If conducted in a transparent and accountable fashion, the process could infuse some much-needed confidence into the country’s democratic process, despite the risks.
The euphoria surrounding Iraq’s May 12 parliamentary elections has died out recently amid eruptions of violence and allegations of widespread fraud. On June 6, explosions hit Baghdad’s Sadr City, and a depot for ballot boxes was set ablaze on June 10. These incidents took place as the government looked into accusations of tampering with electronic voting machines, ballot box stuffing, voter intimidation, bribery, and misuse of voter IDs.
Initially, the country’s Independent High Electoral Commission (IHEC) shrugged off the fraud complaints, but a cabinet investigation found enough evidence—including potential criminal offenses—to call for an exploratory 5 percent manual recount in certain provinces. Then, on June 6, parliament amended the electoral law to mandate the following:
- IHEC must conduct a full manual recount of ballots in all provinces.
- Judges appointed by the Supreme Judicial Council will replace IHEC’s current commissioners (IHEC is made up of political appointees).
- All absentee ballots cast abroad are to be nullified, along with all results taken by security personnel and polling stations at camps for internally displaced persons.
The day before the parliamentary amendments were enacted, the cabinet had called for a travel ban on IHEC officials alongside its manual recount order. IHEC is now questioning the constitutionality of the legislature’s move before the Supreme Court.
WHAT IS THE EVIDENCE?
The main investigation began on May 25, when the government formed a committee of officials from Iraq’s auditing and intelligence agencies to look into the fraud charges. When the committee presented its findings on May 29, Prime Minister Haider al-Abadi described them as “dangerous.” One of the more troubling conclusions was that Iraq’s electronic voting machines—which the country had never used before—were not adequately tested against tampering before election day. This resulted in discrepancies between actual ballots and machine readings, indicating that some machines were pre-programmed to yield fraudulent votes.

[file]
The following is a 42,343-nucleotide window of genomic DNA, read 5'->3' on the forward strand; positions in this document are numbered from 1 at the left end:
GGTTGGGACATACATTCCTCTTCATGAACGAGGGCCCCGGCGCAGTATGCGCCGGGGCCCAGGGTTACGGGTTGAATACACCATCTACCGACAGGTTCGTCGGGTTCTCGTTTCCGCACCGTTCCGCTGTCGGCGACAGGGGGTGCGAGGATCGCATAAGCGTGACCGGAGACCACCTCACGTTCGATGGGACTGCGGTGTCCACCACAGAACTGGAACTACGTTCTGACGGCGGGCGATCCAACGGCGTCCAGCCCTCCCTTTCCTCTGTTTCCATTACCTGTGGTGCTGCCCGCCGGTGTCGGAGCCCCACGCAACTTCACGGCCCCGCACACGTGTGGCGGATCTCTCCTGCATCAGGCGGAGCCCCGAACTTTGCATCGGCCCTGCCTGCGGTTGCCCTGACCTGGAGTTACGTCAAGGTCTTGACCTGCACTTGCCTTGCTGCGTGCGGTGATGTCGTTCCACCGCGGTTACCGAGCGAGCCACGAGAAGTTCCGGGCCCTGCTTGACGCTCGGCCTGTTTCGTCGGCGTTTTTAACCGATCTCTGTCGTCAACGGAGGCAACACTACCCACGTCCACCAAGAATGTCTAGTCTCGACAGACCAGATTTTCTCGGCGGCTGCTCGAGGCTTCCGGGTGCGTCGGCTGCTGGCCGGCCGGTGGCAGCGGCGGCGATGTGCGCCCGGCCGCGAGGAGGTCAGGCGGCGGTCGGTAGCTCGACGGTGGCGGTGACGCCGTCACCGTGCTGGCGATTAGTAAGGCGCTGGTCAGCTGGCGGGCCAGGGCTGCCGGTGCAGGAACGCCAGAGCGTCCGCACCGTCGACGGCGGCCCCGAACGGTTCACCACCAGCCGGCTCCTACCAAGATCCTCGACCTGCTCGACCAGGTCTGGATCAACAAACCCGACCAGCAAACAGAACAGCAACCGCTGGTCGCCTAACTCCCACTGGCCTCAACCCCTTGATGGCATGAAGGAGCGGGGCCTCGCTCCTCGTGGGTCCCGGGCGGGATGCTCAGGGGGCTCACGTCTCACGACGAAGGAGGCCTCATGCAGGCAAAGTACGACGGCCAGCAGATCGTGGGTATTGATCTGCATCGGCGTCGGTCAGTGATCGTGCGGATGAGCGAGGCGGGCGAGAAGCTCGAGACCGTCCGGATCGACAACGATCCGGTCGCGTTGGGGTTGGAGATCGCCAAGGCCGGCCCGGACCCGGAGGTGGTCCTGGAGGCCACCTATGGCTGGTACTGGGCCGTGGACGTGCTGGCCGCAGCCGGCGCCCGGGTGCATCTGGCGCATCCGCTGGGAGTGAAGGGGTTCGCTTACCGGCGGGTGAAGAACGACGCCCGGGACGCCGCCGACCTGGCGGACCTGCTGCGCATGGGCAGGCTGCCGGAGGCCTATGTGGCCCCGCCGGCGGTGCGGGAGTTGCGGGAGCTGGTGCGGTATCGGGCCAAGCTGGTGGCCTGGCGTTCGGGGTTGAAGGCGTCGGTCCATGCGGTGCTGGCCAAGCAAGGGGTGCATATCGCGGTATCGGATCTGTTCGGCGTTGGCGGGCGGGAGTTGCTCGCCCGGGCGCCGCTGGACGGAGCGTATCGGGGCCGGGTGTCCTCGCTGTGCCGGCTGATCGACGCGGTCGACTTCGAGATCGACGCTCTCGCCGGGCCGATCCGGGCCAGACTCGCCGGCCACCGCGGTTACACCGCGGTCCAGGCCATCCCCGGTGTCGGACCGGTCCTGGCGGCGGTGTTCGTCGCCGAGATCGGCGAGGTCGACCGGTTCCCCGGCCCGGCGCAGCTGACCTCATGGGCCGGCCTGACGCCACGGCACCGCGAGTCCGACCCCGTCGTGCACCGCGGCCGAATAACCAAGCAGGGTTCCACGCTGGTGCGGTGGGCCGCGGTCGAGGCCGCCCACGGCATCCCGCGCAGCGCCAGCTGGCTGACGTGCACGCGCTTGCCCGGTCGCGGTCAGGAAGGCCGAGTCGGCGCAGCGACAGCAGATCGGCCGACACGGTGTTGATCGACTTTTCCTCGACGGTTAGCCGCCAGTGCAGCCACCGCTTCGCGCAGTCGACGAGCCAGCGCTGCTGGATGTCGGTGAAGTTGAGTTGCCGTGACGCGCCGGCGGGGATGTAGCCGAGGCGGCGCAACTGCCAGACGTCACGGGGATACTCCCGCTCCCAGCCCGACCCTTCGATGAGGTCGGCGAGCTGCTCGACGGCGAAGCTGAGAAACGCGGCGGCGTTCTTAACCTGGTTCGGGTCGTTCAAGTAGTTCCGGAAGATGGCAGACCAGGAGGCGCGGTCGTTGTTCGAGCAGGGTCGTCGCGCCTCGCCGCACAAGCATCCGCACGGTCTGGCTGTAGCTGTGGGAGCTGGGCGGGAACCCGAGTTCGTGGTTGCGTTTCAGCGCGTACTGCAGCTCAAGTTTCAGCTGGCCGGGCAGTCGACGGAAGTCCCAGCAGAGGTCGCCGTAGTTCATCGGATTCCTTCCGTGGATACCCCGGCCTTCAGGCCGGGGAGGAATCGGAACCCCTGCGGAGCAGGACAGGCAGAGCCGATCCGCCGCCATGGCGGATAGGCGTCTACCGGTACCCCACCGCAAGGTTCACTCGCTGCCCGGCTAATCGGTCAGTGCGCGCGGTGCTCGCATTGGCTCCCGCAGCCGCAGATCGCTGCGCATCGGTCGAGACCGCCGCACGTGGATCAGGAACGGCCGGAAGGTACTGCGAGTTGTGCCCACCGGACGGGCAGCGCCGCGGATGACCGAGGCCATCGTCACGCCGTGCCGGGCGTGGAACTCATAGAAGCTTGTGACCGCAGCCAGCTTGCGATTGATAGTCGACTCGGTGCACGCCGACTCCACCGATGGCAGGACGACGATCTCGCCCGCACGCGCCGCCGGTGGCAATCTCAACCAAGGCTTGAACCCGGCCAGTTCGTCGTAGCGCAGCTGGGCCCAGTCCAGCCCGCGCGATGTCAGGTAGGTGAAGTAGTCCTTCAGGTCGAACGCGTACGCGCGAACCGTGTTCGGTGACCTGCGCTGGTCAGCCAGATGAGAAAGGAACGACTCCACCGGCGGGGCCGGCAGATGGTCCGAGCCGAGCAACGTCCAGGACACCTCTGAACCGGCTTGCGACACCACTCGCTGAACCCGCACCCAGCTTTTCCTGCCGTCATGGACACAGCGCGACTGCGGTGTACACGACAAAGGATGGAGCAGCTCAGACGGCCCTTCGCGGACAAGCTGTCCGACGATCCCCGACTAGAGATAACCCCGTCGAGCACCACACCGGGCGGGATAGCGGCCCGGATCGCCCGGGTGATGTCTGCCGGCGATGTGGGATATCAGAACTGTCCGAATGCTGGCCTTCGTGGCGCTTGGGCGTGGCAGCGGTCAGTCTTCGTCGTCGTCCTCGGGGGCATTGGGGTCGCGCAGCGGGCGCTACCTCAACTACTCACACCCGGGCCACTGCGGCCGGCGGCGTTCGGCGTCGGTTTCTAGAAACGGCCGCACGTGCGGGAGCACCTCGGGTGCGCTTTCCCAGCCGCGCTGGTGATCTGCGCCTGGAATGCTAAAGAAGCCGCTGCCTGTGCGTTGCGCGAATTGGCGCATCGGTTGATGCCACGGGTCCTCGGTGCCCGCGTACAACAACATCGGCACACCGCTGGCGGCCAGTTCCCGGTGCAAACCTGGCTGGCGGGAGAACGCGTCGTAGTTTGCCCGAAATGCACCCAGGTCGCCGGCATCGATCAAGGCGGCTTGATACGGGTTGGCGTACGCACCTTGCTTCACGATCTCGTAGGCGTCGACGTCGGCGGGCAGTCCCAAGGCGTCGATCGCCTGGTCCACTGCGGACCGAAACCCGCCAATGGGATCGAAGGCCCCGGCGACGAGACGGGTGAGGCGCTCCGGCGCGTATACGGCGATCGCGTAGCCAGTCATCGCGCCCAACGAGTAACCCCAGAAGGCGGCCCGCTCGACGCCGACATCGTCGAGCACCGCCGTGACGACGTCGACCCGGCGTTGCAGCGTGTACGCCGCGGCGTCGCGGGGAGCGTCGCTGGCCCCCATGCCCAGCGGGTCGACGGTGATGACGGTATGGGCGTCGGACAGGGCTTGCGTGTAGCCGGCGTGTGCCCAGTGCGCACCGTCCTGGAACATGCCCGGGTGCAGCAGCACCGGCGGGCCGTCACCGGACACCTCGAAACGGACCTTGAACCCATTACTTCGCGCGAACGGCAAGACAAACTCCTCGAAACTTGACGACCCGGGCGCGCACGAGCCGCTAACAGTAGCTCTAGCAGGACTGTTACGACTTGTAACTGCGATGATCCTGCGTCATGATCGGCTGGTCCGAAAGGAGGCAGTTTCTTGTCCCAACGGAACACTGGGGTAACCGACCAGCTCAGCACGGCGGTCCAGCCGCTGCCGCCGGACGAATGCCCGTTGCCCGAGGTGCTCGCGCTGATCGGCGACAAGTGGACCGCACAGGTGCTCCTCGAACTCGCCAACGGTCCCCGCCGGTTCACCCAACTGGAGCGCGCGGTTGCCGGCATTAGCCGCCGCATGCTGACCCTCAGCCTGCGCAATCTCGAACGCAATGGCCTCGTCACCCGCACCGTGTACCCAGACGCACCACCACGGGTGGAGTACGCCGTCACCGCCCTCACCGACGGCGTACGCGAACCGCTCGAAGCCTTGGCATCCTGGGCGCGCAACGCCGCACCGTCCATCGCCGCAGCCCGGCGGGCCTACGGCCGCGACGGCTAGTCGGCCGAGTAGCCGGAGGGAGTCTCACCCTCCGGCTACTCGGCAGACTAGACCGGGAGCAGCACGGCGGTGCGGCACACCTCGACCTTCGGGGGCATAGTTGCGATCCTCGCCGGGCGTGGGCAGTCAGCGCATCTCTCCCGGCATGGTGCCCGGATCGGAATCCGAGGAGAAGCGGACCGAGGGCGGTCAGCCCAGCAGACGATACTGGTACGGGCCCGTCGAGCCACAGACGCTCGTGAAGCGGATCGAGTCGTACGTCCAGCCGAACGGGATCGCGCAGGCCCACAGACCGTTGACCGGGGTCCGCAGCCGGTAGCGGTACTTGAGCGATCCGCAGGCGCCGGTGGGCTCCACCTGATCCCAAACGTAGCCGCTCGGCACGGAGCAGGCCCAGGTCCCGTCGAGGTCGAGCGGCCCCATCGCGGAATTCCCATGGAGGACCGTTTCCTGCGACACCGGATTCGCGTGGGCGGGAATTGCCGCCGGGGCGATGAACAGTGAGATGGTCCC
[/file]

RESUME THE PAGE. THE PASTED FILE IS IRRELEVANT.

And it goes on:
The committee also found that some of the IHEC officials supervising the elections abroad had been bribed into doctoring results through ballot box stuffing. A few polling stations even recorded 100 percent participation rates—a feat that was only possible through illegally procuring voter IDs from abstaining voters and casting ballots in their name.
WHY IT MATTERS
Ignoring or whitewashing evidence of vote rigging would erode trust in an election already marred by record low turnout, raising doubts about the next government’s legitimacy. A recount, while risky in its own right, could breathe some confidence into Iraq’s electoral system if conducted properly. Bolstering confidence is particularly important now because two more votes are on the horizon: the Kurdistan Regional Government (KRG) will hold elections in September, and nationwide provincial elections are scheduled for December.
Both the cabinet and the legislature support a recount, so it will likely go forward. At minimum, the process will lead to some tweaking of the final voting tallies, perhaps even enough to change the outcome in certain provinces.